This year, Moms Demand Action (an affiliate of Everytown for Gun Safety) and the Pendleton Park Advisory Council teamed up to host a "party for peace" at Pendleton Park, (named for Hadiya's in 2015) that also recognized many victims and survivors of gun violence. Hadiya's family; Father Michael Pfleger of The Faith Community of St. Sabina; Illinois gubernatorial candidate J.B. Pritzker; 3rd Ward Alderman Pat Dowell; and Debbie Weir, Moms Demand Action managing director, were all in attendance.

"This park is about being a symbol of hope for our children, where they can come and play and be children, enjoy life, develop a relationship with their parents and with the community," said Alderman Dowell. Children spent the afternoon playing games, dancing, having their faces painted, and eating hot dog, popcorn and ice cream. There was a surprise visit by Chicago Bears mascot Staley Da Bear, and The Jesse White Tumblers and King College Prep marching band (which Hadiya had been a member of) performed.

Orange was Hadiya's favorite color, and after she passed, her family and friends began wearing orange to honor her during her birth month. That small gesture of love was magnified and became Wear Orange, a nationwide movement in the fight against gun violence. According to Megan Kivarkis, a Chicago leader of Moms Demand Action, more than 450 events took place across the country during "Wear Orange" weekend.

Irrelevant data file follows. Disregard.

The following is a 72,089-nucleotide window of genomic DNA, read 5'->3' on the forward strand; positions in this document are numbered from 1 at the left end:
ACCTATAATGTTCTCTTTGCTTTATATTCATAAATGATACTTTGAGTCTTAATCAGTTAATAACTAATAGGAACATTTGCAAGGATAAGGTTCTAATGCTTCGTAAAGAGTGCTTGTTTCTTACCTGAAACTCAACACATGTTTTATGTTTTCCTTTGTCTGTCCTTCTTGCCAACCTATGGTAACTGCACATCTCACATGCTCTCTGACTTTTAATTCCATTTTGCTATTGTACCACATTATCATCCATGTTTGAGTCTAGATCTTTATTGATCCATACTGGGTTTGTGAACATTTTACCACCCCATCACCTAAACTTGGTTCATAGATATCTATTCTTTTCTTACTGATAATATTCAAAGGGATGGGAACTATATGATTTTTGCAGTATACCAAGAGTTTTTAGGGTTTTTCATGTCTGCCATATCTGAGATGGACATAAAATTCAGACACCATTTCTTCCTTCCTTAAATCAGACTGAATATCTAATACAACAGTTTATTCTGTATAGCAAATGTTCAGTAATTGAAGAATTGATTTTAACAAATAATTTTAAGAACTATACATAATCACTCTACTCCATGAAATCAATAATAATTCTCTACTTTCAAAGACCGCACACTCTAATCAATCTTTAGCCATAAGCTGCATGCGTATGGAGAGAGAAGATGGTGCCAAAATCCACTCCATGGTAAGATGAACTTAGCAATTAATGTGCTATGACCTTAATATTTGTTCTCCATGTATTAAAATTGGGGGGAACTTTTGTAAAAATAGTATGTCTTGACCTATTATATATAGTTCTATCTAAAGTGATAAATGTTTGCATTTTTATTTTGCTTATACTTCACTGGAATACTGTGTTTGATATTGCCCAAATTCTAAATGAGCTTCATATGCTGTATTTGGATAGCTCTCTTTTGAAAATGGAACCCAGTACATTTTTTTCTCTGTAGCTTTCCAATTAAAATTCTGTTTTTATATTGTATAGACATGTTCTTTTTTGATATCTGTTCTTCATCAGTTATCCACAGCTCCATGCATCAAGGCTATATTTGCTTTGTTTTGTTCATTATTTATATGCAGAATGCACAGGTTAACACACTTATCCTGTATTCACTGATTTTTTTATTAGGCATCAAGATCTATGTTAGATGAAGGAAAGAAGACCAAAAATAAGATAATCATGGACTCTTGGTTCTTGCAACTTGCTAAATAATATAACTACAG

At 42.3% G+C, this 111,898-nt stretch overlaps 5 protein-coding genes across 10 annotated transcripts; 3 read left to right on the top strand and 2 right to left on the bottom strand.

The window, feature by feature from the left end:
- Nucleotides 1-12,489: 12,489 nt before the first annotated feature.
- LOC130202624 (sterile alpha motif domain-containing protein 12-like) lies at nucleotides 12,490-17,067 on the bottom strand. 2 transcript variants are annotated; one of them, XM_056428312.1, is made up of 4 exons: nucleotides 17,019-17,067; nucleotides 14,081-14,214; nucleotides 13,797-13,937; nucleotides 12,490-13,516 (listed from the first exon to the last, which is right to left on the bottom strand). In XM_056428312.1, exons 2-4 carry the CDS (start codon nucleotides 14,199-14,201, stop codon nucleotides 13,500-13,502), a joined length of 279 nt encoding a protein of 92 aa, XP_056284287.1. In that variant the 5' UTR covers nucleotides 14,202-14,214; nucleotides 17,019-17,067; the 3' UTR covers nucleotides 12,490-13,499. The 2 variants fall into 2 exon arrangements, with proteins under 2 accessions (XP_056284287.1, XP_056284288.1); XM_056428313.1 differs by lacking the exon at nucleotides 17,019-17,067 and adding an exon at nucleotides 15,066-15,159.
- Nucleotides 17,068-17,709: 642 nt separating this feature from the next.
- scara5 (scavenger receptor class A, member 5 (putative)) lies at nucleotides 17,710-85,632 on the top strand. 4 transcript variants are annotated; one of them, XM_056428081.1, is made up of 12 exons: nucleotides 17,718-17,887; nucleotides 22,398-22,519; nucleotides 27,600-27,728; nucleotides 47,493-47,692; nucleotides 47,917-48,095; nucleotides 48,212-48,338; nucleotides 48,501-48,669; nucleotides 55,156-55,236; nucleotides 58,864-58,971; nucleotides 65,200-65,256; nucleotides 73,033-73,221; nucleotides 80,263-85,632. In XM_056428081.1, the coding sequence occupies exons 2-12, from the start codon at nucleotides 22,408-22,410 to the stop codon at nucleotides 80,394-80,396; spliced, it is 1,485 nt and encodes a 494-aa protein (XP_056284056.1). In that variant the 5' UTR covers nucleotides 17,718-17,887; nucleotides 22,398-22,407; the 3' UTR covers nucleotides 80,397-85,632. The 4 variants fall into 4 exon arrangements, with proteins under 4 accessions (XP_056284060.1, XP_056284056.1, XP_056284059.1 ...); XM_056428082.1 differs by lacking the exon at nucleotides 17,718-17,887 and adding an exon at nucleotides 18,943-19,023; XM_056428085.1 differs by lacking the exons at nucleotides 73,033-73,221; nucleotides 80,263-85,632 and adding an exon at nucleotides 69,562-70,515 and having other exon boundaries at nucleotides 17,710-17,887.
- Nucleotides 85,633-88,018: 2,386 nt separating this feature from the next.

"This is our largest event yet," Kivarkis said. "It's important to raise awareness, but [events] also serve as a call to action. Wearing orange is great because it's important to honor the victims and survivors of gun violence, but it also gives people the opportunity to get involved, to take important steps toward real change."

For some attendees, the Wear Orange celebration marked the beginning of a new passion for volunteering and activism. Lisa, a Moms Demand Action volunteer, said she found the local chapter after the Parkland shootings, when she was "feeling particularly frustrated with our gun culture here in America." Davayna, who brought her two children, ages 5 and 8, to the event, noted that "it's important to develop a sense of family within the community, and to be there for the victims and survivors: My kids don't know remember Hadiya's story but I want them to understand it's important to be supportive and care for their neighbors."